If the property is a second home or a 2โ€“4 unit property and the loan-to-value ratio (LTV) is greater than 80%, then you must make a 5% minimum contribution from your own funds.Gift funds can supplement the rest.

If it sounds a little tricky, donโ€™t sweat itโ€”we can see what rules apply to your situation and walk you through it.


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Do you need to disclose gift funds in your mortgage application?

Your lender needs to know about any finances that are contributing to your mortgage as part of the application process. To document the transfer of gift funds from a donor to you, your lender would need to see:

  1. A completed gift letter form with the donorโ€™s information and signature (your lender will give you a template and take you through the specifics).

  2. Evidence of the gift funds transferred from the donorโ€™s account to your bank account. This can usually be satisfied with a copy of the donorโ€™s check and a copy of your bank statement showing the funds deposited into your account.

Another option is for the gift donor to transfer the funds directly to the lender. In this case, the lender would want to see a copy of the cashierโ€™s check that the donor sent.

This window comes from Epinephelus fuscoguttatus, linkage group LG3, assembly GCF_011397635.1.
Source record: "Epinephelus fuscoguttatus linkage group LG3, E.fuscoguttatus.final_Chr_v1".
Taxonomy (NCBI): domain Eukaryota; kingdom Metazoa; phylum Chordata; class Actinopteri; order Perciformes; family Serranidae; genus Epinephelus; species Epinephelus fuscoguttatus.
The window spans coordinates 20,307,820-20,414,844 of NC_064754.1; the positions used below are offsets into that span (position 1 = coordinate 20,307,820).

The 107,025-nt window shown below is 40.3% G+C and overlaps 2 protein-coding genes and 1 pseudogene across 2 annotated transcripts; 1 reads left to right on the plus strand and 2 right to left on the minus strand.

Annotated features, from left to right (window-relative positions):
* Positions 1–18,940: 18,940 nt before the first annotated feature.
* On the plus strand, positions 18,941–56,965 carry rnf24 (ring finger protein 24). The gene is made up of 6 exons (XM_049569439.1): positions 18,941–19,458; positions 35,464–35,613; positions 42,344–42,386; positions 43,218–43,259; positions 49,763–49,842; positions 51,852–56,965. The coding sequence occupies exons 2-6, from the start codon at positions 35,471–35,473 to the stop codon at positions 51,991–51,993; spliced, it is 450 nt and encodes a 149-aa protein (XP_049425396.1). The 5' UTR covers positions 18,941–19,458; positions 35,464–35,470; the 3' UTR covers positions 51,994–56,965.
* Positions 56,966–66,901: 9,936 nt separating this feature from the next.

If you are funding your down payment with money from other bank accounts or retirement accounts in addition to the gift, the lender would ask to see two months of statements for those accounts as well.

What are the advantages of using a gift?

Using gift funds in a mortgage transaction can have several advantages.
First, receiving a gift to cover the minimum down payment can help clear the down payment hurdle to homeownership or supplement money youโ€™ve already saved to give you a larger down payment.

Second, a gift donor can help to pay the earnest money depositโ€”i.e. the cash deposit that can take the property off the market or solidify intent to buyโ€”on your behalf, or help to pay off some of your existing debt in order to qualify. These examples would also be considered a gift in a mortgage transaction and would require a gift letter.

Another benefit to using gift funds for a mortgage could be to get your LTV below 80%โ€”saving you the burden of having to pay for private mortgage insurance (PMI). If you want to learn more about PMI, take a look at our article outlining what it is and when you need it.

Should I use a gift to supplement my mortgage down payment?

Gift funds for a mortgage can help many borrowers bridge the gap with the funds they need to make a minimum down payment or achieve a more desirable LTV ratio to help reduce their interest rate.

Alternatively, a smaller down payment may sound risky, but some data that shows how it could be the right fit, depending on your financial goals. Itโ€™s worth it to consider what a higher or lower monthly payment would mean for your financial situation.

Are you shopping for a home? Use our calculator to find out how much home you can afford and you can get an idea of how gift funds could make a difference.